ISPs slam reseller tactics

Domain name holders are warned to be on the look out for unsolicited renewal advice requesting registry keys, auDA said in a consumer alert.

Unsolicited renewal advice notices and "poaching" tactics from domain name resellers has stirred the regulatory body that governs the .au domain space to release a consumer alert. auDA has also referred complaints to the Australian Competition and Consumer Commission.

In the alert, auDA urges consumers to be wary of requests for domain name registry keys - the password or pin number used to control access to the management of a domain name.

In a bid to combat pilfering practices, auDA recently instituted a renewal policy which involves domain name holders using a registry key to verify identity when changing resellers. For a reseller to transfer a domain from one registry to another, the registry key has to be obtained with the consent of the customer.

"Some companies are sending out unsolicited 'renewal advice' notices implying that the registry key is now required to renew your domain name. This is not correct," said auDA.

Chris Disspain, CEO at auDA would not divulge details of the companies referred to in the alert.

"They know who they are," he said.

auDA also issued a policy clarification, which states provisionally accredited domain name registrars must abide by the interim code of practice if they are to use their provisional accreditation in promotional material. The code of practice bans misleading renewal letters.

However, in an email discussion forum, ISP administrators vented their frustration in dealings with Internet Name Group (ING), which has allegedly been sending unsolicited renewal notices to domain name holders.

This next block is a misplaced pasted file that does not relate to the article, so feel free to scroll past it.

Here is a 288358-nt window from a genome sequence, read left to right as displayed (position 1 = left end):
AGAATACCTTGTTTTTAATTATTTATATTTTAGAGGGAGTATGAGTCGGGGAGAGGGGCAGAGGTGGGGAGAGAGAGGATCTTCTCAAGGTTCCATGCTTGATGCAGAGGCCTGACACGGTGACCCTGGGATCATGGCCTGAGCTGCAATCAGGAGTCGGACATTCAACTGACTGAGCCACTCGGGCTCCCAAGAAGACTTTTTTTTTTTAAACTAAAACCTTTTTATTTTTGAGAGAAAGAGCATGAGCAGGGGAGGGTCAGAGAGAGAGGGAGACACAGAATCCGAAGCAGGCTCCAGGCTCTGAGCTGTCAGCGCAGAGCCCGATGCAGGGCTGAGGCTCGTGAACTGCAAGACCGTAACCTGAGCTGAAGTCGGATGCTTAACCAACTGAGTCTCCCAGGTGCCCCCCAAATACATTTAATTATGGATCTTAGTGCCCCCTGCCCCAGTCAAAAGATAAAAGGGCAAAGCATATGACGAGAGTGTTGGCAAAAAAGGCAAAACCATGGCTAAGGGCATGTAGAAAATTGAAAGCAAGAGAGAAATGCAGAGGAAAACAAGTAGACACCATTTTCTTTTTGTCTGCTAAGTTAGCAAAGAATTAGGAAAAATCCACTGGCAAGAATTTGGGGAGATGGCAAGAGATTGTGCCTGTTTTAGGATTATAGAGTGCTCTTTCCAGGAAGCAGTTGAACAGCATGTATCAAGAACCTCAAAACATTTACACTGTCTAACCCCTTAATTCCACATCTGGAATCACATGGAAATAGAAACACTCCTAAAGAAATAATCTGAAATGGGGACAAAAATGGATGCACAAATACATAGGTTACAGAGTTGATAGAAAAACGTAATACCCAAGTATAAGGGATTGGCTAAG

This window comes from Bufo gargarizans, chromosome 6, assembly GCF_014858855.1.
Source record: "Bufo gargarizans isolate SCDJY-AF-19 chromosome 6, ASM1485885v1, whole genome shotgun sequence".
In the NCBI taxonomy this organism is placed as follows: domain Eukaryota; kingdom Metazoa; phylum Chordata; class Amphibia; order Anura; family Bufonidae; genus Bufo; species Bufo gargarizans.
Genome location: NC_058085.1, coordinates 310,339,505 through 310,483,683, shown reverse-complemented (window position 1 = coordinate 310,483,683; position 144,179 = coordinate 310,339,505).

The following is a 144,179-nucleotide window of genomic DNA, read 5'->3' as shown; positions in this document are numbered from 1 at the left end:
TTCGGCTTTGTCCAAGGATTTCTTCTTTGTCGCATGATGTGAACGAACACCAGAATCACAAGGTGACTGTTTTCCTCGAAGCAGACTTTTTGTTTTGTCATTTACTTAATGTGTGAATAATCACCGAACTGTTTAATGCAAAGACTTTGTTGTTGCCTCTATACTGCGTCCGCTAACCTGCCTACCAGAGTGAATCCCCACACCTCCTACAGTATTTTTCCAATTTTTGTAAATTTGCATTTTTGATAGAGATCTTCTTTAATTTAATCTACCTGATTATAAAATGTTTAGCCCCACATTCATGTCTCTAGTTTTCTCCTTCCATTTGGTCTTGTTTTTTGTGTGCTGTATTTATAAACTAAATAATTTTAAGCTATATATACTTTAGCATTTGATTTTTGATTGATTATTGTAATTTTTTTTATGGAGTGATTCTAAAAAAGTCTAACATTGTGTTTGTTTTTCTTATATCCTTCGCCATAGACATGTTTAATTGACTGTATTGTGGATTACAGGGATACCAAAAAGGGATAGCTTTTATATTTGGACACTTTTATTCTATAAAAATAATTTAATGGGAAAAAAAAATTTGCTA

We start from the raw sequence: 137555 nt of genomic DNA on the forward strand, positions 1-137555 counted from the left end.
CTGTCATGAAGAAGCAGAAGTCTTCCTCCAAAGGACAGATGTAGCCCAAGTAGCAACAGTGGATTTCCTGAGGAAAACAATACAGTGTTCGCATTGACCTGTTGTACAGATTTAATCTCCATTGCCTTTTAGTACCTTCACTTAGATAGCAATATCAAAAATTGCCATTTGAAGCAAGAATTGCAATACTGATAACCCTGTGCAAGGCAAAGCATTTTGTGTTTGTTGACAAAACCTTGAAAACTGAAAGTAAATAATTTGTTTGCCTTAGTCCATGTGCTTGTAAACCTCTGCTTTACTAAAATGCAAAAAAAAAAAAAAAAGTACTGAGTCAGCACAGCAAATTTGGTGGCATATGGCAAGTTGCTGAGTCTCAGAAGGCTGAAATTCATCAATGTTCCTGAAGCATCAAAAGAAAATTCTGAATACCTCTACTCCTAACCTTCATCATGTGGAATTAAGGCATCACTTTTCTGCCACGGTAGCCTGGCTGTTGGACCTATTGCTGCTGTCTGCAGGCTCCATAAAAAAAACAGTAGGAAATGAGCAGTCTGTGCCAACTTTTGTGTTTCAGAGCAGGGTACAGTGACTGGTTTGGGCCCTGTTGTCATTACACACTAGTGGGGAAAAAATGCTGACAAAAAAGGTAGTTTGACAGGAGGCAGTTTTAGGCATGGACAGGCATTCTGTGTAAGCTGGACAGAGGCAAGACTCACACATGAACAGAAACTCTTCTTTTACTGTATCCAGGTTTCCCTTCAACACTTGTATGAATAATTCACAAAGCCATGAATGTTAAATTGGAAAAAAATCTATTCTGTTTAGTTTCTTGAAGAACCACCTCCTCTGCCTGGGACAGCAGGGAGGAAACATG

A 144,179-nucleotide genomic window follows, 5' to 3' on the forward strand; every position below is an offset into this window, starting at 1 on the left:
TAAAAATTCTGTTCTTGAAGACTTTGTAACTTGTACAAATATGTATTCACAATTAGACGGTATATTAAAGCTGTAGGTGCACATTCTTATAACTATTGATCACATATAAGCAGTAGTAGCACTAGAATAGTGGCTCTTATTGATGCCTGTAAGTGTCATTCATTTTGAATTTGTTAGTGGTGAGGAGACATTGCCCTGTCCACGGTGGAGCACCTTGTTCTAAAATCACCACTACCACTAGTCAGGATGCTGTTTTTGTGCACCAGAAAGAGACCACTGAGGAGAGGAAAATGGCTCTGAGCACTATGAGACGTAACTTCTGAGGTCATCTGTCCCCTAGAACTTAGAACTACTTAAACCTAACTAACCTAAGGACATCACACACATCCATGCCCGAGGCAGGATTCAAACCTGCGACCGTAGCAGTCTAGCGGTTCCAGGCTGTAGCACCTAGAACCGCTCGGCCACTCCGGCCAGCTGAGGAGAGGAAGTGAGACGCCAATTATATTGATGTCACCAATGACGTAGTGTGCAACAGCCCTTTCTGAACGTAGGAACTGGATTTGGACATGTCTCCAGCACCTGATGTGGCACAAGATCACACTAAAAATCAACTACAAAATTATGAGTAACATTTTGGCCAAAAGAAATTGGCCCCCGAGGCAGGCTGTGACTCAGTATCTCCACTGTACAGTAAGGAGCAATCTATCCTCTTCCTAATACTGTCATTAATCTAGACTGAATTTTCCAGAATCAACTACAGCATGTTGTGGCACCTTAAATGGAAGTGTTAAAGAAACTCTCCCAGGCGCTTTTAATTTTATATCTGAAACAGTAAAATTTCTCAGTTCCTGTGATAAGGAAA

Computerworld has seen several ING letters advising the name holder that their domain name is about to expire and requesting authorisation for the registry key.

Complaints about ING letters centre around the 'misleading' way the group requests a registry key. ISP administrators and domain name resellers complain these letters imply to the customer that the registry keys are required to renew a domain name.

The ING letters include a permission form for domain name holders to fill out, requesting their registry key from Melbourne IT.

Mark Spektor, ING director said, ING offers the service to help registrants recover their registry key.

"If you randomly ring registrants, the majority don't know what their registry key is, how to get it and store it. The situation is registrants don't know where to start to get their keys, so we offer that service to provide it to the clients."

Spektor said ING don't keep the keys.

Spektor said ING don't currently abide by the code of conduct because it is "unworkable".

"auDA has to clarify several issues and I am currently writing, requesting for that to happen," he said.

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Siobhan Chapman

Computerworld
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